Intra-arterial application of nimodipine in reversible cerebral vasoconstriction syndrome: a diagnostic tool in select cases?
ABSTRACT Differential diagnoses of the reversible cerebral vasoconstriction syndrome (RCVS) include all forms of intracranial stenotic disease, such as primary or secondary vasculitis of the central nervous system. Here, we tested the hypothesis that angiographic response to intra-arterial nimodipine application may be helpful in differentiating between RCVS and other entities.
A digital subtraction angiographic (DSA) series of nine consecutive patients with suspected RCVS that were treated by intra-arterial nimodipine due to clinical worsening were retrospectively analyzed. Pre- and post-therapeutic DSA findings of patients with later-confirmed RCVS were compared to those in which another diagnosis was finally made.
Intra-arterial nimodipine resulted in a normalization of both the diameter of the main trunks of the cerebral vessels and the caliber of the peripheral vessels in all RCVS patients. This was not the case in the non-RCVS patients, in whom only a slight general vasodilatation was observed.
Our preliminary results indicate that angiographic response to intra-arterial application might be a helpful differential diagnostic tool in select patients with suspected RCVS.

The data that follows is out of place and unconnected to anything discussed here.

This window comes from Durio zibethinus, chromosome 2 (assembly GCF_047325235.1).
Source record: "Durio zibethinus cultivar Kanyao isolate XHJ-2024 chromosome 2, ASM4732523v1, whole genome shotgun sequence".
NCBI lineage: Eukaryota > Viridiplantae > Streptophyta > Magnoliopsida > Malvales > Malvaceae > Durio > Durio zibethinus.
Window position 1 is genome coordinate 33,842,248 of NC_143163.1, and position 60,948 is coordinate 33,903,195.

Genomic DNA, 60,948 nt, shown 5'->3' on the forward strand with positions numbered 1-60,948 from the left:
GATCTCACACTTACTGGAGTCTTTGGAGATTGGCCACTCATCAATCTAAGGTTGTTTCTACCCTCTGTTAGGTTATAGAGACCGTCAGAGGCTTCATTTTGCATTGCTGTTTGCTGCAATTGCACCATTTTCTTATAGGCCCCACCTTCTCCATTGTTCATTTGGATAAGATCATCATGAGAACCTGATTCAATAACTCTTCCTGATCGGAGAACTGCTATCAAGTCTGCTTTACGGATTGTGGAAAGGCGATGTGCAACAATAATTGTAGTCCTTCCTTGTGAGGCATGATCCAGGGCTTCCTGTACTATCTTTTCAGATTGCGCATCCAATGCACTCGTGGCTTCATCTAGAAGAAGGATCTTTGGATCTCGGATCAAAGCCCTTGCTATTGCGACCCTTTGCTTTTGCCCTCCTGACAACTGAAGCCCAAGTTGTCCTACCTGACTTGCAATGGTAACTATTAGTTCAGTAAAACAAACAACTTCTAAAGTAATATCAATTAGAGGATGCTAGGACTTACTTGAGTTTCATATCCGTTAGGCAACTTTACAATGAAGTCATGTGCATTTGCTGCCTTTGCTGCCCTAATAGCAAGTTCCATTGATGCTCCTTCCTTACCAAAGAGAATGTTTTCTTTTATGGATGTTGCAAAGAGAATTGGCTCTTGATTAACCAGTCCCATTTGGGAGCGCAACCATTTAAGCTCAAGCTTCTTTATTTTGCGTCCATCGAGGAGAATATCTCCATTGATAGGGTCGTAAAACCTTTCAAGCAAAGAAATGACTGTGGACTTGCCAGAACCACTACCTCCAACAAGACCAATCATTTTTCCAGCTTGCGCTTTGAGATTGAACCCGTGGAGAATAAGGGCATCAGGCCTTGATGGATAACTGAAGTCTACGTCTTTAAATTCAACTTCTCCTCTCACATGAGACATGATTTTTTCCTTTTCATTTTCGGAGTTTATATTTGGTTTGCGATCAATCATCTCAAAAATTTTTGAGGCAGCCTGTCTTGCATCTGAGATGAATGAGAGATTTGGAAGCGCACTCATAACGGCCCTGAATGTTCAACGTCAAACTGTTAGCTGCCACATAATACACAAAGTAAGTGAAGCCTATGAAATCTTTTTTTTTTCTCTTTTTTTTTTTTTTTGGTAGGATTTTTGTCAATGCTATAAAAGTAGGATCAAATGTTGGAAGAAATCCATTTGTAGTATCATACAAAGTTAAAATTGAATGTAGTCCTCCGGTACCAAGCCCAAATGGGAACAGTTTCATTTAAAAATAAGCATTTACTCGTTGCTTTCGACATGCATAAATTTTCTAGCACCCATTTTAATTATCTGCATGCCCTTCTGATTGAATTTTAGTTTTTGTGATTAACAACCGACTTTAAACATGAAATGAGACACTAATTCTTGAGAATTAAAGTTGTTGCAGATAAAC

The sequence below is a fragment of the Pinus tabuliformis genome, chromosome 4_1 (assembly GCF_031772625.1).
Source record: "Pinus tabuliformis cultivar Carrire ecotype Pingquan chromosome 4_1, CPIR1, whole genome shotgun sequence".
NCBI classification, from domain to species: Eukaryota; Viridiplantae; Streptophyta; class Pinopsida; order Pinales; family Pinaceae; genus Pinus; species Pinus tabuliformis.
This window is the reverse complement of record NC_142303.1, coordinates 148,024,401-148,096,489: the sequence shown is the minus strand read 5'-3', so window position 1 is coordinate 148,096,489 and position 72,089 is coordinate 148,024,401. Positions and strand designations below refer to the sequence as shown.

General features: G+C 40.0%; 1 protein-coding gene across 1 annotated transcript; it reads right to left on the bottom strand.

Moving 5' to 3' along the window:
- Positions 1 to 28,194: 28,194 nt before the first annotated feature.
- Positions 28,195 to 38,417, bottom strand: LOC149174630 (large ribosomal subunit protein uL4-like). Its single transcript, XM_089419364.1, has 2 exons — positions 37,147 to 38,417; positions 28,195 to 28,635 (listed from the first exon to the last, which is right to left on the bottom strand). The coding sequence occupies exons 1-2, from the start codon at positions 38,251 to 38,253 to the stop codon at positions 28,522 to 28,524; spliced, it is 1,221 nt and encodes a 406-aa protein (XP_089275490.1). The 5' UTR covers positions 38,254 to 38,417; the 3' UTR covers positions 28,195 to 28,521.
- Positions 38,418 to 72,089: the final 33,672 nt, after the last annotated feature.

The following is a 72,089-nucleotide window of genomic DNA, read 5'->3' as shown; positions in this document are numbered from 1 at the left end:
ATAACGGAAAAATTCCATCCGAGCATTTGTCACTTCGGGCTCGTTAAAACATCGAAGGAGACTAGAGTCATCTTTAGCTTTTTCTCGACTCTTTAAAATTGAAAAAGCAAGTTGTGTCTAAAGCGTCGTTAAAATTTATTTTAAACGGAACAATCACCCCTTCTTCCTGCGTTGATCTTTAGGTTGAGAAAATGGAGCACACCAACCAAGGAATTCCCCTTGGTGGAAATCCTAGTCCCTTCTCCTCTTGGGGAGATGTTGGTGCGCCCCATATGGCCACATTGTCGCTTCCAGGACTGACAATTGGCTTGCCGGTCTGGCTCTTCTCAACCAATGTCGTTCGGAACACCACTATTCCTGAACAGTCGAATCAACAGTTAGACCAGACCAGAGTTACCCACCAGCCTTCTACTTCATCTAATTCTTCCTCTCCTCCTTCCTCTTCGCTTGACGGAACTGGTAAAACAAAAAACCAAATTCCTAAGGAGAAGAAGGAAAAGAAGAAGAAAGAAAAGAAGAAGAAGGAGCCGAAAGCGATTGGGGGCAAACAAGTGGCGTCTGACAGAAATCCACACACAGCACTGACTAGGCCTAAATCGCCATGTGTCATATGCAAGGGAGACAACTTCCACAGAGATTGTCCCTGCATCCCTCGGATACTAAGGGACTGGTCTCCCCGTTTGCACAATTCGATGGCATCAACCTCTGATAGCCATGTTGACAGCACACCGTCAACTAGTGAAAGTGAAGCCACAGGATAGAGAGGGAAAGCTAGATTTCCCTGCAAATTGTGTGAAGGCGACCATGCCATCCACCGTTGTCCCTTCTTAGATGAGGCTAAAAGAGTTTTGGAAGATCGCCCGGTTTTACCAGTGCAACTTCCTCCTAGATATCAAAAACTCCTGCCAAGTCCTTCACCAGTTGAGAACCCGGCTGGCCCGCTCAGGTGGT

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ABSTRACT: Cranial or cervical vascular disease is commonly associated with headaches. The descriptions may range from a thunderclap onset of a subarachnoid hemorrhage to a phenotype similar to tension type headache. Occasionally, this may be the sole manifestation of a potentially serious underlying disorder like vasculitis. A high index of clinical suspicion is necessary to diagnose the disorder. Prompt recognition and treatment is usually needed for many conditions to avoid permanent sequelae that result in disability. Treatments for many conditions remain challenging and are frequently controversial due to paucity of well controlled studies. This is a review of the recent advances that have been made in the diagnosis or management of these secondary headaches.Current Pain and Headache Reports 05/2013; 17(5):334. · 1.67 Impact Factor
- La Presse Médicale 03/2013; · 0.87 Impact Factor
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ABSTRACT: Cerebral vasculitis is a rare cause of juvenile stroke. It may occur as primary angiitis of the CNS or as CNS manifestation in the setting of systemic vasculitis. Clinical hints for vasculitis are headache, stroke, seizures, encephalopathy and signs of a systemic inflammatory disorder. Diagnostic work up includes anamnesis, whole body examination, laboratory and CSF studies, MRI, angiography and brain biopsy. Due to the rarity of the disease exclusion of more frequent differential diagnoses is a key element of diagnostic work up. This review summarizes the steps that lead to the diagnosis of cerebral vasculitis and describes the red flags and pitfalls. Despite considering the dilemma of angiography-negative vasculitis and false-negative brain biopsy in some cases, it is important to prevent patients from "blind" immunosuppressive therapy in unrecognized non-inflammatory differential diagnosis.Clinical & Experimental Immunology 10/2013; · 3.41 Impact Factor